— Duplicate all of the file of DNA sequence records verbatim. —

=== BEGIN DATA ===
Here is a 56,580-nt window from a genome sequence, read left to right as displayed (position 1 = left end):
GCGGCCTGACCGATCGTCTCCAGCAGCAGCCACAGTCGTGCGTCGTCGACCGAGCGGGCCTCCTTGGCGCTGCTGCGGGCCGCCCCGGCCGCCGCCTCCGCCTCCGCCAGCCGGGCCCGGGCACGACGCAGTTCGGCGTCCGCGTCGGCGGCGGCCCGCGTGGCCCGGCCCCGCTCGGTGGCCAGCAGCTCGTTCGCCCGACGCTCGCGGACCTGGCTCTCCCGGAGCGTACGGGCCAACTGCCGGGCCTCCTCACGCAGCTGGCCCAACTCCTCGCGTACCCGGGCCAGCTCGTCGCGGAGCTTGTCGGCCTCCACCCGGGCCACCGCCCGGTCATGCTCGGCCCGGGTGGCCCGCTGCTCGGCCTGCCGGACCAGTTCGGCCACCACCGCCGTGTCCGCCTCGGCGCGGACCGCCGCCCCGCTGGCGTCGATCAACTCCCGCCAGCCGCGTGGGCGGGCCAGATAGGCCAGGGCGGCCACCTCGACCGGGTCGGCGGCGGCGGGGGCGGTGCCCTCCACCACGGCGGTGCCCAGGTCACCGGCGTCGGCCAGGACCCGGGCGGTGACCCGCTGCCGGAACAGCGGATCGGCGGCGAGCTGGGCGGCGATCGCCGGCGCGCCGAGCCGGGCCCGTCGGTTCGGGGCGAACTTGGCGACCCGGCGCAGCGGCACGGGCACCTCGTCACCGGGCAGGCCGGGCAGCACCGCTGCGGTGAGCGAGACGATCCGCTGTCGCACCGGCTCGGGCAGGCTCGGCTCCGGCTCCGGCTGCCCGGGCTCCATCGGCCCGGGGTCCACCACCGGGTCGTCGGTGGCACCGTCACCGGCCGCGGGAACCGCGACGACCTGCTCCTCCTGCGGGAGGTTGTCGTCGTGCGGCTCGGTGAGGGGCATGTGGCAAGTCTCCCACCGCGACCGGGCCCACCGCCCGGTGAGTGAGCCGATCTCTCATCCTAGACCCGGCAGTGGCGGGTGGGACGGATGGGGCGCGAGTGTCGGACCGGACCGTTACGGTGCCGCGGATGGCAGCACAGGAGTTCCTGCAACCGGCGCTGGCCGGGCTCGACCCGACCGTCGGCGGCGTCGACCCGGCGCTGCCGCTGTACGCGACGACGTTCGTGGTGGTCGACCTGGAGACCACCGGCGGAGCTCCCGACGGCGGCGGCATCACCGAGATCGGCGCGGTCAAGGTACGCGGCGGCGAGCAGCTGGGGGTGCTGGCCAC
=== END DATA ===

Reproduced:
Here is a 56,580-nt window from a genome sequence, read left to right as displayed (position 1 = left end):
GCGGCCTGACCGATCGTCTCCAGCAGCAGCCACAGTCGTGCGTCGTCGACCGAGCGGGCCTCCTTGGCGCTGCTGCGGGCCGCCCCGGCCGCCGCCTCCGCCTCCGCCAGCCGGGCCCGGGCACGACGCAGTTCGGCGTCCGCGTCGGCGGCGGCCCGCGTGGCCCGGCCCCGCTCGGTGGCCAGCAGCTCGTTCGCCCGACGCTCGCGGACCTGGCTCTCCCGGAGCGTACGGGCCAACTGCCGGGCCTCCTCACGCAGCTGGCCCAACTCCTCGCGTACCCGGGCCAGCTCGTCGCGGAGCTTGTCGGCCTCCACCCGGGCCACCGCCCGGTCATGCTCGGCCCGGGTGGCCCGCTGCTCGGCCTGCCGGACCAGTTCGGCCACCACCGCCGTGTCCGCCTCGGCGCGGACCGCCGCCCCGCTGGCGTCGATCAACTCCCGCCAGCCGCGTGGGCGGGCCAGATAGGCCAGGGCGGCCACCTCGACCGGGTCGGCGGCGGCGGGGGCGGTGCCCTCCACCACGGCGGTGCCCAGGTCACCGGCGTCGGCCAGGACCCGGGCGGTGACCCGCTGCCGGAACAGCGGATCGGCGGCGAGCTGGGCGGCGATCGCCGGCGCGCCGAGCCGGGCCCGTCGGTTCGGGGCGAACTTGGCGACCCGGCGCAGCGGCACGGGCACCTCGTCACCGGGCAGGCCGGGCAGCACCGCTGCGGTGAGCGAGACGATCCGCTGTCGCACCGGCTCGGGCAGGCTCGGCTCCGGCTCCGGCTGCCCGGGCTCCATCGGCCCGGGGTCCACCACCGGGTCGTCGGTGGCACCGTCACCGGCCGCGGGAACCGCGACGACCTGCTCCTCCTGCGGGAGGTTGTCGTCGTGCGGCTCGGTGAGGGGCATGTGGCAAGTCTCCCACCGCGACCGGGCCCACCGCCCGGTGAGTGAGCCGATCTCTCATCCTAGACCCGGCAGTGGCGGGTGGGACGGATGGGGCGCGAGTGTCGGACCGGACCGTTACGGTGCCGCGGATGGCAGCACAGGAGTTCCTGCAACCGGCGCTGGCCGGGCTCGACCCGACCGTCGGCGGCGTCGACCCGGCGCTGCCGCTGTACGCGACGACGTTCGTGGTGGTCGACCTGGAGACCACCGGCGGAGCTCCCGACGGCGGCGGCATCACCGAGATCGGCGCGGTCAAGGTACGCGGCGGCGAGCAGCTGGGGGTGCTGGCCAC